As an example we can take the prophet Micah as a starting point. This prophet lives in the Jerusalem of the 8th century BC. At that time Jerusalem’s context is characterized by two phenomena which are interrelated: large landed property in the countryside and the consequent wealth in the sacred city. Whoever would have entered that world as a tourist would certainly have been struck by the wealth of the city, its luxury, architecture, and the numerous stores. A prosperous and peaceful city. Furthermore, the external appearance of the countryside, gave the impression of fertility, of order, and of easy and intense agricultural business transactions, favoured by the network of national and international relations. And the tourist would have definitely appreciated the luxury enjoyed by the big families, the financial transactions and the variety of the cultural world. And yet Michea in his time does not offer a ‘tourist’ vision, but a ‘prophetic vision. He sees with the ‘eyes of God’ and, from this perspective, he highlights the consequences for the majority of the exploited poor rather than the artistic or cultural beauty of the homes of the ‘financial operators’ (as we would call them today). He highlights the hypocrisy of the religious hierarchy which hides this situation by providing a reasonable ‘plausibility’ for the beauty and solemnity of the sacred and devout worship. In other words, he puts before our very eyes an uncomfortable and critical perspective, which, however, as we will see, is open to God’s logic, who is always open to an encounter with the people when the conditions of their earthly lives provide a possibility to experience fraternity.

Mi 2, 1-3: Large landed property and the mentality of landowners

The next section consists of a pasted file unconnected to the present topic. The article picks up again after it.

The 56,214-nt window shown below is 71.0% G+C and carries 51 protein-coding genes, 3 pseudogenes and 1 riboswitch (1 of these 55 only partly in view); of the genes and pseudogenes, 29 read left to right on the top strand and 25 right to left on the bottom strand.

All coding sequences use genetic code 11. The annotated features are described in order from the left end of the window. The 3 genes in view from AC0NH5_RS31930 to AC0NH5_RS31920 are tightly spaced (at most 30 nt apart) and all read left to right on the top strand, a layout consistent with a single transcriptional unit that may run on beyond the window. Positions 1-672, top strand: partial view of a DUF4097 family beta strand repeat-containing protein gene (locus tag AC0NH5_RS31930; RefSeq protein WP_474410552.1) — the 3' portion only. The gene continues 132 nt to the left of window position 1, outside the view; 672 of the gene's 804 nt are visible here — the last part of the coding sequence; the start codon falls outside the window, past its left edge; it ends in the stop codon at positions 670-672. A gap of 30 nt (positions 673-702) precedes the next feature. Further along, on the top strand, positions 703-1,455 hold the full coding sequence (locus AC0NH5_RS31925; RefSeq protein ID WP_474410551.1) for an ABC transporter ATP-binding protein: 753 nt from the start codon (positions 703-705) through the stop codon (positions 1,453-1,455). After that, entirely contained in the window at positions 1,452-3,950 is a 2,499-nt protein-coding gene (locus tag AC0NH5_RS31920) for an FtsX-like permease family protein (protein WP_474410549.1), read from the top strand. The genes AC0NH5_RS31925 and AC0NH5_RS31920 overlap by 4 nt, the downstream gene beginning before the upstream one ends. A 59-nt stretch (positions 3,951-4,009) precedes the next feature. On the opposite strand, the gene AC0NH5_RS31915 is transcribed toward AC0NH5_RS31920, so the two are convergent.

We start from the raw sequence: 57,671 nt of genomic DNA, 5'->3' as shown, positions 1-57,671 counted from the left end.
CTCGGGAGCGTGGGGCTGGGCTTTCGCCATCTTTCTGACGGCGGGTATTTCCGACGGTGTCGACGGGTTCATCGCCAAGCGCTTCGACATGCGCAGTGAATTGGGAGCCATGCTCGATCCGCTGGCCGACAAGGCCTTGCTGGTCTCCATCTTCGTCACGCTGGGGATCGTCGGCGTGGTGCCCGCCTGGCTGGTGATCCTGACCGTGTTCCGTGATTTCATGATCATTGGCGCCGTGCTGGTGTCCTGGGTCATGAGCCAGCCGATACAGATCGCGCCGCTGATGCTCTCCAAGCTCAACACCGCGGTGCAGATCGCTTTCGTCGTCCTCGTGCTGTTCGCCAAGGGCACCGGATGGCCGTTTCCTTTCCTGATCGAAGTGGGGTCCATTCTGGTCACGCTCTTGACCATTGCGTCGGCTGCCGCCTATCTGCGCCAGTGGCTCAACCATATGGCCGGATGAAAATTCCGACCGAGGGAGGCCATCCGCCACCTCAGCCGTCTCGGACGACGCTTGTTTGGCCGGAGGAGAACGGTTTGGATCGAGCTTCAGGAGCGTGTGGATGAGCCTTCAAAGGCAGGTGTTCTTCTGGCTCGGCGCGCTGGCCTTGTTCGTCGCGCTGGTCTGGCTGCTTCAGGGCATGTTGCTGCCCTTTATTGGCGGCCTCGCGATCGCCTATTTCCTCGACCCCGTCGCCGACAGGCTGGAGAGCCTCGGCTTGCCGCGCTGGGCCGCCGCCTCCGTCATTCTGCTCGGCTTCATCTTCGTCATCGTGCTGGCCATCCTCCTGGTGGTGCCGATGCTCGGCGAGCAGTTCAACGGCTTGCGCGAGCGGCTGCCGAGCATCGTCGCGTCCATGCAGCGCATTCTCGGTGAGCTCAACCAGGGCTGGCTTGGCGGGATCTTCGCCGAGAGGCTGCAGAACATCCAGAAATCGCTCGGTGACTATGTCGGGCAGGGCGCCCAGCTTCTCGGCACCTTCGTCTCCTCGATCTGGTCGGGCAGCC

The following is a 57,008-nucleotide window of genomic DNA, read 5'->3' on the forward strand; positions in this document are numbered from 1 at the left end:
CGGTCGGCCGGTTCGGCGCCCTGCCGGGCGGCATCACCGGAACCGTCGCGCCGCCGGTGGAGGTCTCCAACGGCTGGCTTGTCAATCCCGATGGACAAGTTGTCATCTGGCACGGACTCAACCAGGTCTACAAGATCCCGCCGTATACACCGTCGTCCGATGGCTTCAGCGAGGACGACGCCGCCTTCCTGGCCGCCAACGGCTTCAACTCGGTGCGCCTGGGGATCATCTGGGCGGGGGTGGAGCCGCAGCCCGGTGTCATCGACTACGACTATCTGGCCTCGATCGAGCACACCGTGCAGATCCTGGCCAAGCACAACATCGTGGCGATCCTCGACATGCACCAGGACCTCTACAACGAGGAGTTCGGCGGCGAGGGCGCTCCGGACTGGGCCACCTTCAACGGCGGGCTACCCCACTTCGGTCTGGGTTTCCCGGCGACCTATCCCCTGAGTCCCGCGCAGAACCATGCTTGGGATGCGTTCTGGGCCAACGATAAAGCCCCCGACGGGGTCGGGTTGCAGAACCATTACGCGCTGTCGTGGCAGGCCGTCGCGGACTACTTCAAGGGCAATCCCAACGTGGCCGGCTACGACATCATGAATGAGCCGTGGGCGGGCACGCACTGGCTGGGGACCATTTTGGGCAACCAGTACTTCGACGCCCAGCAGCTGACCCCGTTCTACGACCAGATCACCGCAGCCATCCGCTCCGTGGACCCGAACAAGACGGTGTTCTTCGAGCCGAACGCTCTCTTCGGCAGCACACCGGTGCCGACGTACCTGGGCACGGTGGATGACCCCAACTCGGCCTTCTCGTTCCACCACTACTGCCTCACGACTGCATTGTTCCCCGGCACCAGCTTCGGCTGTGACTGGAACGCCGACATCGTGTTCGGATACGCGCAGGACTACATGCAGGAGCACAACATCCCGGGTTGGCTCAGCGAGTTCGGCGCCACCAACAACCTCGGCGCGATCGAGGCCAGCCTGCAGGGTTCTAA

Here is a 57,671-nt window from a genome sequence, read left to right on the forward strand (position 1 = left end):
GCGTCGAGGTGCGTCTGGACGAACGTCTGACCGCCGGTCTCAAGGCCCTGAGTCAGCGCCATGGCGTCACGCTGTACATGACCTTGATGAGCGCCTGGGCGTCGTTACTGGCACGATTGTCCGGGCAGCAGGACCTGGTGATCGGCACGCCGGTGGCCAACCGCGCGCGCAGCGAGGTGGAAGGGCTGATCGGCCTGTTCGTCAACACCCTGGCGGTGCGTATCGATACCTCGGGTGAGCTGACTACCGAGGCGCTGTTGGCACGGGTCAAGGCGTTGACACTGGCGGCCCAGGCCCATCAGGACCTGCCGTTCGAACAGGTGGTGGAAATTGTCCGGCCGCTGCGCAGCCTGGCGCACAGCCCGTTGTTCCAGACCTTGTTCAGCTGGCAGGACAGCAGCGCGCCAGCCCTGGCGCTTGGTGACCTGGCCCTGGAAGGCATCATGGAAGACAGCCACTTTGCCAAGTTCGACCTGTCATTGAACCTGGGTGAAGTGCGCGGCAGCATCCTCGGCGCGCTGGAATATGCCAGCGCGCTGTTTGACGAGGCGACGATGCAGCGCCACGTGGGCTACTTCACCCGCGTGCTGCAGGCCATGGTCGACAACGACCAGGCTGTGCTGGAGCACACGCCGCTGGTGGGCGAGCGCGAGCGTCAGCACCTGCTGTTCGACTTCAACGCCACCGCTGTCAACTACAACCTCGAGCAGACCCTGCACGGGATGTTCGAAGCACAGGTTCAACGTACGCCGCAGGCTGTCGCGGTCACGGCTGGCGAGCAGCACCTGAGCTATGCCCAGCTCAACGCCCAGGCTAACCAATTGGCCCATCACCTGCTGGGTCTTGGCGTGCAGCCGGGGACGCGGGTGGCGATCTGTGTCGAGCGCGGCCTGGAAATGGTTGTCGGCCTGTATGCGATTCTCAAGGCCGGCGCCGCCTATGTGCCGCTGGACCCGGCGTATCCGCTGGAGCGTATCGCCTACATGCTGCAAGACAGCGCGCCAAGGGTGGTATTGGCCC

1Shame on those who lie in bed planning evil and wicked deeds
and rise at daybreak to do them, knowing that they have the power!
2They covet land and take it by force; if they want a house they seize it; they rob a man of his home and steal every man’s inheritance.
3 Therefore these are the words of the Lord:
Listen, for this whole brood I am planning disaster,
whose yoke you cannot shake from your necks and walk upright; it shall be your hour of disaster!

The mentality of accumulating land in order to gain wealth (very similar to today’s economic accumulation which has to multiply wealth going beyond the need of each ‘actor’) supplants the rights of the small owners for whom their small plot of land is the source of their survival. In order for wealth to be accumulated in the hands of a few who want ever greater access to prosperity, the very survival of the poor is denied. These either submit to the logic of large landowners, or they die. This logic is well described in the first two verses which refer to the nightly ‘planning’, which begins in the mind in the evening and is implemented at sunrise. It is a particularly significant image which shows the ‘omnipotence’ of the rich. They can plan their schemes at night and execute them in broad daylight, without needing to be afraid! If there were risks, they would plan during the ‘day’ and they would act ‘at night’!!! In fact it is said that they have the power (4) . There is a taking which is the consequence of coveting. It is not a coincidence that here the same verb as in the Ten Commandments is used (Ex 20, 17): the coveting forbidden by the commandment is the driving force for the wealth of the landowners of Jerusalem.

We note that what is put into question is not the way the system is managed (more or less violent or with ‘a human face’), but the very roots of the system, which does not reflect God’s vision of the earth, of wellbeing, of human relations.

The prophetic therefore, announces in an interesting way how God will use the same “way of proceeding’ used by landowners, and the rich, against them. The same words are used. The game in fact is not a punishment, but making them touch with their own hands what they inflict on others. This is one of the key interpretations of each so-called divine punishment in the Bible. It is not a judicial sentence, but a way of experiencing which has to lead to the life of the sinner, to his becoming aware and to what we call his conversion, in other words to a change in mind and heart which is the consequence of ‘having had an experience’.